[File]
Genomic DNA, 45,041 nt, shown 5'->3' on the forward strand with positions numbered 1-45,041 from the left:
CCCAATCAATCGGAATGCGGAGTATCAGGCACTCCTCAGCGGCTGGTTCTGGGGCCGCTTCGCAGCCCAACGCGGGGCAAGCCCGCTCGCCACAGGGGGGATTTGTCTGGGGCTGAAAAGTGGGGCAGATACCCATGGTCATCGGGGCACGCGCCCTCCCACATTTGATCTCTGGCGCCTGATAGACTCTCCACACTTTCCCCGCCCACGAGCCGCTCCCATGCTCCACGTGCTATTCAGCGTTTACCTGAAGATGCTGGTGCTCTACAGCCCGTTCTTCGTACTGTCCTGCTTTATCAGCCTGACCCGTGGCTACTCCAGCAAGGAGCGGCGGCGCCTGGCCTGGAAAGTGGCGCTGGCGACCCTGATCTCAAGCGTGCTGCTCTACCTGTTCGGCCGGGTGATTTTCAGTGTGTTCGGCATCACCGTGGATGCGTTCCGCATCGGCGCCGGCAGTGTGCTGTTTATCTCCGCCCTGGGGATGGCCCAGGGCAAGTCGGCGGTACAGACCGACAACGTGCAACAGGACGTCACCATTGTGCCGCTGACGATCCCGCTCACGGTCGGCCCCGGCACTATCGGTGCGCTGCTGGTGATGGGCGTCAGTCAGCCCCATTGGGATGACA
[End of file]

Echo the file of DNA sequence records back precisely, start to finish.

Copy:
Genomic DNA, 45,041 nt, shown 5'->3' on the forward strand with positions numbered 1-45,041 from the left:
CCCAATCAATCGGAATGCGGAGTATCAGGCACTCCTCAGCGGCTGGTTCTGGGGCCGCTTCGCAGCCCAACGCGGGGCAAGCCCGCTCGCCACAGGGGGGATTTGTCTGGGGCTGAAAAGTGGGGCAGATACCCATGGTCATCGGGGCACGCGCCCTCCCACATTTGATCTCTGGCGCCTGATAGACTCTCCACACTTTCCCCGCCCACGAGCCGCTCCCATGCTCCACGTGCTATTCAGCGTTTACCTGAAGATGCTGGTGCTCTACAGCCCGTTCTTCGTACTGTCCTGCTTTATCAGCCTGACCCGTGGCTACTCCAGCAAGGAGCGGCGGCGCCTGGCCTGGAAAGTGGCGCTGGCGACCCTGATCTCAAGCGTGCTGCTCTACCTGTTCGGCCGGGTGATTTTCAGTGTGTTCGGCATCACCGTGGATGCGTTCCGCATCGGCGCCGGCAGTGTGCTGTTTATCTCCGCCCTGGGGATGGCCCAGGGCAAGTCGGCGGTACAGACCGACAACGTGCAACAGGACGTCACCATTGTGCCGCTGACGATCCCGCTCACGGTCGGCCCCGGCACTATCGGTGCGCTGCTGGTGATGGGCGTCAGTCAGCCCCATTGGGATGACA